According to FEMA, “seismic risks are the harm or losses that are likely to result from exposure to seismic hazards. They are usually measured in terms of expected casualties (fatalities and injuries), direct economic losses (repair and replacement costs), and indirect economic losses (income lost during downtime resulting from damage to private property or public infrastructure). Other, more specific measures of risk are also used for disaster planning, such as probable volumes and durations of utility outages and displaced households, and amounts of debris likely to be generated.”
NDDS provides seismic studies in areas prone to seismic activity. These studies, also known as Probable Maximum Loss (PML) assessments are compliant with ASTM E2026-07 and ASTM 2557-07. The assessment studies the proximity of faults within the geographic location of a subject property, expected possible strength, type of construction, physical setting of the property and geological conditions to render an estimate of cost to restore the structure to pre-earthquake conditions. The estimate is expressed as a percentage of the replacement value with regard to earthquake damage to improvements likely to occur during a seismic event.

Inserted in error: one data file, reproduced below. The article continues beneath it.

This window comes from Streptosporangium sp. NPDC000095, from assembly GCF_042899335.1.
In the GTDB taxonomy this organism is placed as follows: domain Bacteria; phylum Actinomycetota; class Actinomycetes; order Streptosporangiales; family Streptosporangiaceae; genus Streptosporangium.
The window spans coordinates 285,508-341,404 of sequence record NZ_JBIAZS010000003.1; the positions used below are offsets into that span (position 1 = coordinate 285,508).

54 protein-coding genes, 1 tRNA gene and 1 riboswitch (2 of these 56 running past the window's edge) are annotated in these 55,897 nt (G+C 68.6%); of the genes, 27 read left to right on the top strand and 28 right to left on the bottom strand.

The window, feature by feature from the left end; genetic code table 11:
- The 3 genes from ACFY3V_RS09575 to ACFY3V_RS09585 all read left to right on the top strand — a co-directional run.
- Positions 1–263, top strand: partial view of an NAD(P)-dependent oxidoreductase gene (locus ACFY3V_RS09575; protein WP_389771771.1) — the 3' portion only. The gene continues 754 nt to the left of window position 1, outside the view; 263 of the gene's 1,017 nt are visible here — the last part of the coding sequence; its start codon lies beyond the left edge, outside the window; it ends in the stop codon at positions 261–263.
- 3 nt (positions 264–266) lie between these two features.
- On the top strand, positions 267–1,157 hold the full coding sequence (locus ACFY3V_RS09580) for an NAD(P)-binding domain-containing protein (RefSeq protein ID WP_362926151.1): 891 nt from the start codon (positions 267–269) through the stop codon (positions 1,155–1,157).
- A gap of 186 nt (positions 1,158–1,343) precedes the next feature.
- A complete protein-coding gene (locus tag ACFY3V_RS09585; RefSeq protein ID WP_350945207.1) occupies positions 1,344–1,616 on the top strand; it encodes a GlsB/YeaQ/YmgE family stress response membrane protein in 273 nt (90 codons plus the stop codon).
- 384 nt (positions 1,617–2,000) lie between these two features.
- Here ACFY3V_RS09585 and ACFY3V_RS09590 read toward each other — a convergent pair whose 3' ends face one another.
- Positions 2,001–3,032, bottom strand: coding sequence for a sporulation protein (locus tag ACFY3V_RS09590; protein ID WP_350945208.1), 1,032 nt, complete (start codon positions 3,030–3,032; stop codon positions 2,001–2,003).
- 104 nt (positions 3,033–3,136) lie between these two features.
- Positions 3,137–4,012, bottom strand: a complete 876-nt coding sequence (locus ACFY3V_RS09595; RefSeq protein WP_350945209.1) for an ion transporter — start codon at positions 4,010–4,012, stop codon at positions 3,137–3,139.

Probable Maximum Loss Reports are typically required by many lenders including Fannie Mae, Freddie Mac, CMBS, and Life Companies in Zones 3 and 4.